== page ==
Understanding Status Defense Myths: When Power and Privilege Go Unpunished investigates the role of status in the decision to punish or permit violence in society. Whether sexual, racial, political or financial, powerful factors work to maintain the status quo, heaping retribution on low-status perpetrators and delivering leniency to those with high-status. The model of status defense myths identifies four factors that are used to justify violence or absolve perpetrators of blame: evidence, deviance, danger and social worth. Status defense myths have been studied most often in the context of men’s sexual violence toward women, particularly “victim blaming", hence this is a timely resource. Whether on an elementary school playground, courtroom, or boardroom, status defense myths are used to privilege the rights of some at the expense of others. Understanding how this rhetoric exists and how it works is essential to understanding and combatting injustice. Examines victim blaming in the context of privileging the perpetrator Discusses how we permit and encourage violence and wrongdoing to maintain the status quo Includes real-world examples of status defense myths from news articles and books Provides applied case studies Spans many different arenas: sexism and rape myths, racism, corporations, sports and politics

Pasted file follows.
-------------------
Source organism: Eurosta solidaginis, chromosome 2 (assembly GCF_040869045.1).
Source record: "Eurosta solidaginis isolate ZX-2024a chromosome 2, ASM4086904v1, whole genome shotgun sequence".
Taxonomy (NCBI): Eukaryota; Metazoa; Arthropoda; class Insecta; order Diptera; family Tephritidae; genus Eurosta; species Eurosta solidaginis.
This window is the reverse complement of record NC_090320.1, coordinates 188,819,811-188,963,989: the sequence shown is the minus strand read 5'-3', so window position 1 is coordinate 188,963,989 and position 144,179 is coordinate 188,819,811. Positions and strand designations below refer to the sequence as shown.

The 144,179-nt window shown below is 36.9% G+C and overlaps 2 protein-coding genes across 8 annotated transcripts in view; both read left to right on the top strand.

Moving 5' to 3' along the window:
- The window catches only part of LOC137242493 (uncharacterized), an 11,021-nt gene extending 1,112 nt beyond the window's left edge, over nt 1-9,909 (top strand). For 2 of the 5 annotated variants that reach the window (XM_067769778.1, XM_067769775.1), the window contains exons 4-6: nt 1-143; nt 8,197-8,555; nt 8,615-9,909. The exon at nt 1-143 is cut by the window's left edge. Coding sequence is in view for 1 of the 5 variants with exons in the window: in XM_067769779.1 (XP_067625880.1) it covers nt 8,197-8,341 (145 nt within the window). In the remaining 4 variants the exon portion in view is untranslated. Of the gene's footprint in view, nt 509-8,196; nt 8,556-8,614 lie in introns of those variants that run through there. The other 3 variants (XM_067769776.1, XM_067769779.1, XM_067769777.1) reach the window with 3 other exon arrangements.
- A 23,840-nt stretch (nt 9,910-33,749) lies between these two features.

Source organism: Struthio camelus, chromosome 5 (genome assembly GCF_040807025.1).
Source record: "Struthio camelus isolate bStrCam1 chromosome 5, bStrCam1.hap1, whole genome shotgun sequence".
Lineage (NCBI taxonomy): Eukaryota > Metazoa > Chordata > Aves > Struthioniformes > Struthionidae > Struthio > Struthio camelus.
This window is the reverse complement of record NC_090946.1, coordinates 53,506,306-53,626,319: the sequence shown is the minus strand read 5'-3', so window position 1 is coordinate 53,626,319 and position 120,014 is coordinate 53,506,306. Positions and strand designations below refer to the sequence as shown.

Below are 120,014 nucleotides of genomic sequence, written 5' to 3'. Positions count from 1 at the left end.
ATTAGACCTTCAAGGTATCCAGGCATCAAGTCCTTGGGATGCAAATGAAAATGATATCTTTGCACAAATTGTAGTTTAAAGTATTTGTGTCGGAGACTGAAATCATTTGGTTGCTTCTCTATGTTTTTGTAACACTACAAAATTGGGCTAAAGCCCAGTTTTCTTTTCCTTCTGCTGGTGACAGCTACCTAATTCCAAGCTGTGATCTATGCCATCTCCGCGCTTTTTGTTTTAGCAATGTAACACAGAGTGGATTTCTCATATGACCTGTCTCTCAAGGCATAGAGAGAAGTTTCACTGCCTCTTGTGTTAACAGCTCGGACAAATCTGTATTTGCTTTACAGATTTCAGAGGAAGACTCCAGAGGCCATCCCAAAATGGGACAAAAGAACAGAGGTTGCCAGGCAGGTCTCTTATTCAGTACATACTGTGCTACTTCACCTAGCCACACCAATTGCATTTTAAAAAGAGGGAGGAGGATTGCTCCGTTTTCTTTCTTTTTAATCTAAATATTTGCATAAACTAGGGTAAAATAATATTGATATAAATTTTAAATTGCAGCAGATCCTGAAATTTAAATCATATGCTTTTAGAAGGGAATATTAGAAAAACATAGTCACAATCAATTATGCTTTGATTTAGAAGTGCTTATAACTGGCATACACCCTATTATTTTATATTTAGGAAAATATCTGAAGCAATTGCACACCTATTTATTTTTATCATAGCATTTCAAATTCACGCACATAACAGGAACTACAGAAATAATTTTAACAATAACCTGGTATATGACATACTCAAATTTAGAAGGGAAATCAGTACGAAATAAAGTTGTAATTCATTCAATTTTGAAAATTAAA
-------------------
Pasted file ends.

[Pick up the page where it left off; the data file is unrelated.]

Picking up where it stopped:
|Author||: Dave Armstrong|
|Publisher||: Lulu Press, Inc|
|Release Date||: 2014-01-23|
|ISBN 10||: 1304833232|
|Pages||: 329 pages|
It seems that everyone wants to make the pope into their own image. Those outside the Church want him to be so-called “progressive” and are more than willing to project this attribute onto him, in a huge campaign of wishful thinking. But radical Catholic reactionaries, on the extreme right on the Catholic ecclesiological spectrum, become alarmed that the Church is compromising itself. A third group of obedient orthodox Catholics understand the pope's role and the nature and status of Catholic dogmas (which do not change), yet are confused by something a new pope says or does. Their concern is harmony with the existing tradition. For each “controversy” or supposed “scandal” or thing that Pope Francis said or did that has people in a confused state, I will attempt to show that the pope is in complete harmony with Catholic tradition. My hope and prayer is that my efforts will lessen the confusion of those who are sincerely seeking what the pope intends and means.